Re-visiting Kolkata in its coldest winter in twenty-five years and seeing, once again, the British Raj’s most important building in India, has been a snuggle in quilted memory.
Kolkata’s Raj Bhavan will, this year, be 210 years old.
Spender’s lines come to mind:
The furniture carries great cargoes of memory.
The staircase has corners which remember.
Two exquisite books have been written in the recent past on its story, Anirban Mitra’s photographic work Raj Bhavan of Kolkata (2008) and Ranabir Raychaudhuri’s epic account of viceregal abodes, The Lord-Sahib’s House (2010).
Little is known and less written about the Viceroy’s and then the Bengal Governor’s riverside retreat in Barrackpore. The Library at Raj Bhavan brought out a monograph on the Barrackpore side of the story in 2007. Since work on that house was begun by Lord Hastings (1813 to 1823), this year may be taken as the Barrackpore Government House’s 200th year. Wellesley’s sense of grandeur and imperviousness to expense had conceived of it as an echo of the Calcutta house, with a single straight road cutting through the city’s busiest areas to connect the two buildings. Fortunately the plan did not go very far on that or any road.
The first Governor of West Bengal, Rajagopalachari relinquished the house as being in excess of his requirements and it now houses a police hospital. Not all austerities are wise. Some buildings are meant to be maintained and used in a manner that befits their personality. The Barrackpore Government House is one such.
A giant banyan tree at its front is regarded by popular legend to be the tree where the extraordinary Mangal Pande of the 34th Native Bengal Infantry was hanged by the Raj for his electrifying start to what became the Sepoy Mutiny. The braveheart was, in reality, executed on a different site. Time snatches and changes beyond recognition but here and there, it also leaves buildings behind absent-mindedly. One such is the exquisite Flagstaff House, Barrackpore, which used to be the residence of the Private Secretary to the Viceroy, and is now the Barrackpore home of the Governor of West Bengal. Lutyens’ type but even more delicately graceful.
It now houses, interspersed among trees 12 statues of the Raj which were moved in 1969 from their pedestals in Kolkata on ‘popular demand’ but installed by the then Governor Dharma Vira in Flagstaff House, an imaginative decision.
There is among them one of Curzon by Thornycroft. An upturned collar befits the upturned head with a broad forehead and eyes that look into the future with ambition. Another, by T Woolner, of the rugged and resolute John Lawrence is captivating. A great coat slung casually over his left hand makes him appear what he was: a man who knew his mind and could not care less about what others thought of him. Hilton Young’s statue of Montagu immersed in gloomy thought is the only ‘modern’ one in the set.
All but one are in brilliant bronze. That sole exception, in marble, is of the pathetically beautiful William Peel, brave soldier and Captain of the Royal Navy who died, shortly after the 1857 uprising. If he were to have died then at all he should have done so fighting an Indian mutineer in equal man-to-man combat. But history which creates heroism also authors bathos. William Peel, courageous soldier and exemplary seaman, died in Kanpur of the pox. The miserably anti-climactic circumstances of that death are rescued and raised to an unacknowledged height by that marble masterpiece of sculptor W Theed. The statue stands demurely, self-consciously, peeking from behind a frangipani, on the veranda of the Cenotaph in Flagstaff House. It has to be among the most alluring statues of the Raj period anywhere. But before I describe the sculpture, a few words about the subject of the statue.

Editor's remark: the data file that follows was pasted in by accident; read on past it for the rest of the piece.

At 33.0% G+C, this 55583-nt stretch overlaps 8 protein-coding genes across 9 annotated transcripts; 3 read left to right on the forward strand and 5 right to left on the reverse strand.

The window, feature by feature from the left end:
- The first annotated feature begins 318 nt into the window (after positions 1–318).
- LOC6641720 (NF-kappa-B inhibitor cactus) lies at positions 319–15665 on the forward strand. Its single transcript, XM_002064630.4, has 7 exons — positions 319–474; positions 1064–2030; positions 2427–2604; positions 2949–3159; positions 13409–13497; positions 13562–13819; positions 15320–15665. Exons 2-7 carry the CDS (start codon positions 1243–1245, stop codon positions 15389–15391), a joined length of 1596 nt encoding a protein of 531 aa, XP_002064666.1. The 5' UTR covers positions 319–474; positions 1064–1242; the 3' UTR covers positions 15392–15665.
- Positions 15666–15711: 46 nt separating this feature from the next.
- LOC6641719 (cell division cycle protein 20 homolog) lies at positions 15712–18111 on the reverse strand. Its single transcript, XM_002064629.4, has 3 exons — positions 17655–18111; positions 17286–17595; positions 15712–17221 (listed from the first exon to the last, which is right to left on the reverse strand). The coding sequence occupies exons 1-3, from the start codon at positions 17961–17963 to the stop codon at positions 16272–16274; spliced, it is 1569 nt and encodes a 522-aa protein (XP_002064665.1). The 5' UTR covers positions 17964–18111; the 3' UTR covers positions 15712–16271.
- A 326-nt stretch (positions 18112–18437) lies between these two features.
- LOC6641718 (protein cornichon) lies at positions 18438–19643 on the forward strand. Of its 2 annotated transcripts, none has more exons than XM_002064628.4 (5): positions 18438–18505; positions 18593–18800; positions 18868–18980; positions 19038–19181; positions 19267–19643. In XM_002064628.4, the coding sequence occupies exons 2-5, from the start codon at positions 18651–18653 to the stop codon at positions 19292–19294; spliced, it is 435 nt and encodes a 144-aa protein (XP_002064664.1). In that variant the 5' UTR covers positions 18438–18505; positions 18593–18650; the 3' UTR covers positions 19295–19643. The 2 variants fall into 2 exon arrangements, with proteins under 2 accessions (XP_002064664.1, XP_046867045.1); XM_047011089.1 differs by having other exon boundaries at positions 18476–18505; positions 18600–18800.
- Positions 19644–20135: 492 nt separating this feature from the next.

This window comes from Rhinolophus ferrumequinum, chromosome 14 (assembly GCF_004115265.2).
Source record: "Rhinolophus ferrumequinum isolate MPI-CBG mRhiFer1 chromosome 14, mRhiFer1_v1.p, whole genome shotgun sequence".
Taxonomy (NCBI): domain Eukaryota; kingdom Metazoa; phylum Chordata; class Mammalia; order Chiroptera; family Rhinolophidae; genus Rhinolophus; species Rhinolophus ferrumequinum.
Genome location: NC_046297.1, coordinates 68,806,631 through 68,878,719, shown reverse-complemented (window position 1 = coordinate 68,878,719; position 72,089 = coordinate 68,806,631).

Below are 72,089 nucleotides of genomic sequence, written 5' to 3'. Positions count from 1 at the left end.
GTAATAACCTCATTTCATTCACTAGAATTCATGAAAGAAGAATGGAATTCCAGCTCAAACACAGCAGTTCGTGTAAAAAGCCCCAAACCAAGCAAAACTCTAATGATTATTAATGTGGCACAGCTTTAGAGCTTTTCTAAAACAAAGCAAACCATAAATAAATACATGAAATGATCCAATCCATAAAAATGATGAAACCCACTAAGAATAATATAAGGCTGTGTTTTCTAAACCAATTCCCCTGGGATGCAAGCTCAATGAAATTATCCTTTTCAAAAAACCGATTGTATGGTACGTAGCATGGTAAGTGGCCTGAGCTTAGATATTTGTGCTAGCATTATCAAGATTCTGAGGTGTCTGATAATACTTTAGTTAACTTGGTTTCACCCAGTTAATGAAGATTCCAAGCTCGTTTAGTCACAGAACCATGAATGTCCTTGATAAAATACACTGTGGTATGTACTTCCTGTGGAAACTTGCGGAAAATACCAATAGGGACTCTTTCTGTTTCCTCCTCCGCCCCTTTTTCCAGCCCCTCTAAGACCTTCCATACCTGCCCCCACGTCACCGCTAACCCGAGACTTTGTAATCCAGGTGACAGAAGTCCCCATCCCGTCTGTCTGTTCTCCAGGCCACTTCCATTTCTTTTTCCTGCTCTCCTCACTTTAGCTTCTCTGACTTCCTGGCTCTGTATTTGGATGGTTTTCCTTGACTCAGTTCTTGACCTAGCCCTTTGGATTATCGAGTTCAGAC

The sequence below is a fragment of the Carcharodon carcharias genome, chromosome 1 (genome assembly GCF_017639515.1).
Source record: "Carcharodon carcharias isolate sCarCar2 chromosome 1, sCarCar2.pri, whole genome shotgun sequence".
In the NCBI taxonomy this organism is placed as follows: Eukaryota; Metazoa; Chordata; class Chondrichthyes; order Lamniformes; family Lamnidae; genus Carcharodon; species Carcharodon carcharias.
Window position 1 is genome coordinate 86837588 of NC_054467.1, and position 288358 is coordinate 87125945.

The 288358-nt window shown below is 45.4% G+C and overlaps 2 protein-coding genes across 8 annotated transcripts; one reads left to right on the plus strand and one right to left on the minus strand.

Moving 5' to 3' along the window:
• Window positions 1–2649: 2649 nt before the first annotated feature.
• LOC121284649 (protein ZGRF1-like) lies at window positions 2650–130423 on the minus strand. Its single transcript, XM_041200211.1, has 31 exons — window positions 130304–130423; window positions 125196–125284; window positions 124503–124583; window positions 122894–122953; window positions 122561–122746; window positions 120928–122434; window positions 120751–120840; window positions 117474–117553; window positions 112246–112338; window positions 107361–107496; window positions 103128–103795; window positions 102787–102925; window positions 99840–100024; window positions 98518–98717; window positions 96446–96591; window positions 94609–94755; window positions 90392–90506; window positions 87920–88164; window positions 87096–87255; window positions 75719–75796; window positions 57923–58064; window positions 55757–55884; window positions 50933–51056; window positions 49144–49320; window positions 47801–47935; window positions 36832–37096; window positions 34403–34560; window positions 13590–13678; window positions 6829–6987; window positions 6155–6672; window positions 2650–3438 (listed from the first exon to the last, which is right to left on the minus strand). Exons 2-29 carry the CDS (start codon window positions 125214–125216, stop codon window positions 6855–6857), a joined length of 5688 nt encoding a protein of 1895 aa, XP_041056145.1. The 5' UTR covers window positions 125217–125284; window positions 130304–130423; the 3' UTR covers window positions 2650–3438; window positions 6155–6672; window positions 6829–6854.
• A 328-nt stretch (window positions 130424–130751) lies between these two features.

William Peel was the third son of Robert Peel, whose prime ministership coincided with the governor generalship of the remarkable William Bentinck and the visit to England of the herald of India’s great social reformer and political savant, Raja Rammohun Roy.
I find it remarkable that being a prime minister’s son neither privileged William nor protected him from professional hazards. Rising to the position of Captain in the Navy, he served famously in the Crimean War, 1854-5, at Sebastopol. His midshipman Edward St John Daniel writes that whenever a shot passed over Peel, he just threw up his head and squared his shoulders. Peel was, predictably, shot through his left arm and fell back, half-fainting. His midshipman’s reflexes saved Peel’s life.
In 1857, Peel was drafted to service in India and was wounded in the Relief of Lucknow. He was made a Knight Commander of the Order of the Bath, and thus became Sir William Peel. He was 34. But Fate is severe. It also has no sense of history. The mother of all illnesses, or ‘mata’ as smallpox is called in Hindi and ‘ammai’ in Tamil, got this heroic soldier in Kanpur.
Just as Peel was taken by the absurd, heritage buildings get overtaken by absurd misuses, misapplications, mistakes. These are very often in the shape of building new extensions, annexes, auditoria. And putting in false ceilings for air-conditioning or lighting.
It is time something was done concertedly to map all buildings and installations including statues in the age-group 300 to 100 years such as Raj Bhavans, and restore them delicately, prudently and with the advice of historians, before restoration becomes either uneconomic or is rendered physically impractical by the action of the absurd.
Gopalkrishna Gandhi is a former administrator, diplomat and governor
The views expressed by the author are personal